The Energetics of Fall: Foods, Herbs and Lifestyle Habits to Support You During the Fall Season
Leaves fall to the ground in streaks of burnt orange and the hillsides are painted in golden hues. We are well into fall here in the Northwest. As you take your evening walks, you hear the crunch of dead leaves and feel a cool breeze shudder down the back of your neck. Welcome to the energetics of Fall, a time when we are contracting and storing up reserves for the cold and frozen times ahead.
Fall!: time to bundle up and take care! As a plant-minded person, we’re sure you’re aware of how the energy in the natural world shifts with each season. Have you been so busy you’ve lost touch with the rhythms of the season? Lost touch with the phases of the moon, or even what day it is? We’re here to help you explore why it’s so important to live in tune with the season. S…let’s get into it!
Aligning your lifestyle choices with the seasons is an ancient practice that is still very much alive today. Traditional Chinese Medicine (TCM) has historically recognized its importance, and thus built an entire energetic system on the principles of living in sync with the natural cycles that surround us.
Even today, especially living in Montana in North America, we still hold the belief that doing so will help you to attain optimal health and harness the full power of herbal healing. Here’s how it works: each season has energetic patterns both subtle and obvious. The most obvious being-temperature. Summers are hot, winters are cold, etc. Even climates that are mostly cold or mostly hot experience seasonal differences. Your body needs different care to meet the different challenges of the season.
Fall can be especially challenging for the body to adjust to. Moving from the warm summer months to cooler fall days isn’t quite as seamless as the transition from cold and dark winter, to the sunshine of spring. Our bodies deserve extra care through this more harsh seasonal shift. It is very typical to easily “catch a chill” in the fall when our bodies are not used to the chilly weather. Lack of sunshine, less fresh foods with an increase in root veggies and storage crops and less exercise all serve to dampen our metabolic fires.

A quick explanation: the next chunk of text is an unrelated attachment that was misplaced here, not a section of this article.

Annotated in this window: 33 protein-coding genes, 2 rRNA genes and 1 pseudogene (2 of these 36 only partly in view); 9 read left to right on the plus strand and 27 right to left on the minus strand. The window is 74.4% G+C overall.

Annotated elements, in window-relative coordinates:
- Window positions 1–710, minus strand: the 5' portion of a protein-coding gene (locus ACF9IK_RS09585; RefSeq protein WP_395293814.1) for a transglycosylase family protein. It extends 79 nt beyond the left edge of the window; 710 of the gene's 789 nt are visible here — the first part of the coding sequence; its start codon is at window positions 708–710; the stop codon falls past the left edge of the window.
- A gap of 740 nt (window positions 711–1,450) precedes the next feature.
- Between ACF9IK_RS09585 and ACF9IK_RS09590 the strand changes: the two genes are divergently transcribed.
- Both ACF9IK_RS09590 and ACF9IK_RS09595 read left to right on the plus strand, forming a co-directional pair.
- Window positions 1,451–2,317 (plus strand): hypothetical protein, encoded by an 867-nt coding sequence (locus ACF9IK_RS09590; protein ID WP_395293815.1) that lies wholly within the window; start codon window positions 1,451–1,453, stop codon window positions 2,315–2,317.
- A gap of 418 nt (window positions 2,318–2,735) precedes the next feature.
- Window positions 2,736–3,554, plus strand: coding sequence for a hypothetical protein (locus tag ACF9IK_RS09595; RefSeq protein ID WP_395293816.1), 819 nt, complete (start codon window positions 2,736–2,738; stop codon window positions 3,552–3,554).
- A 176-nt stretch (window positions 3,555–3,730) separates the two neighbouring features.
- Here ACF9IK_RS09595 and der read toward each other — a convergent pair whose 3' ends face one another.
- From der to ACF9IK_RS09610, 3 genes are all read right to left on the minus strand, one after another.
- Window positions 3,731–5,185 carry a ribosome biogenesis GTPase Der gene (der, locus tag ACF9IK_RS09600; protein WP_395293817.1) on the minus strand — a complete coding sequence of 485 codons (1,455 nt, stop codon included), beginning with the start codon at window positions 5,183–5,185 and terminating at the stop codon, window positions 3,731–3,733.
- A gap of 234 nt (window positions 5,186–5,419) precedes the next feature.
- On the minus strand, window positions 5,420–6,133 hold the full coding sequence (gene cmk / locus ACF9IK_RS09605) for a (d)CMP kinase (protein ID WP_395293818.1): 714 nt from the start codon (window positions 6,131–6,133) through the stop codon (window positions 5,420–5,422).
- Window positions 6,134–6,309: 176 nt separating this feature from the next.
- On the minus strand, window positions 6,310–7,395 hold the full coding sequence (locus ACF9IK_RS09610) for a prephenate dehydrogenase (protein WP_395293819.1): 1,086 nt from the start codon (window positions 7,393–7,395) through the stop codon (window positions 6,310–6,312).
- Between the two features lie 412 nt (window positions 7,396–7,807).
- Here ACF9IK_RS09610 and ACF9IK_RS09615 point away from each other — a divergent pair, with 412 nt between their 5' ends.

TCM wisdom acknowledges that the cooler season and shortening days lend themselves to a shift in our body’s energy. In an attempt to keep the whole body warm, heat is drawn from the core out towards the surface 1. This means that it is especially important to prioritize foods, herbs, and practices that stoke our inner fire. We need to take it easy on our digestive fires in order to have that energy go towards our new important task of keeping us warm!
Fall is also the season of Metal & the Lungs/Large Intestine according to TCM. As you will see, many of the herbs that help our body adapt to Fall are helpful for the lungs!
Fall is the time to transition into eating warm, cooked food. It’s time to lessen your consumption of icy or cold drinks, along with foods that are energetically dampening and cooling. Think about it like this: if you’re eating something you just got out of the fridge: milk, yogurt, salad: your body has to bring that food to body temp-a difference of 60 some degrees. All this work, just to get that food up to temp! Now the digestive process can occur. This is why soups and cooked veggies put less of a burden on your digestive system: they are warm & any dietary fibers have already been broken down.
Do Eat/Drink: cooked foods, roasted foods, warm drinks, squash, rice, barley, foods high in protein and warming spices.
Limit: empty carbs (like pasta, baked goods, etc.), greasy/fried foods, raw food, cold food, and cold beverages. If it came out of the fridge: it is cold. Instead of opting for raw fruit, consider cooking seasonal fruits like apples with cinnamon, cardamom, and ginger. Pumpkin spice gets a bad wrap as being cliche, but it is actually a seasonally responsive and intuitive addition to fall cuisine!
Check out our soup recipe to nourish your inner fire!
Herbs are essential allies during seasonal shifts. As we mentioned above, warming spices like cinnamon, ginger, garlic and black pepper make an appearance in fall foods for a good reason. These herbs are warming and moving: this warming quality ignites inner heat, which helps your body adapt to the changing season. Adding the above spices to your cooking and incorporating some of them into tea blends is a great way to do this.
Fall is also a time when respiratory issues can easily pop up. Again, we see the correlation between the season of the Lungs & Large Intestine. The Lungs are also the organ expressing grief: how fitting that as the natural world dies away, we enter the season of Grief. This parallel is also expressed through the traditional holiday of Fall: Samhain & Halloween.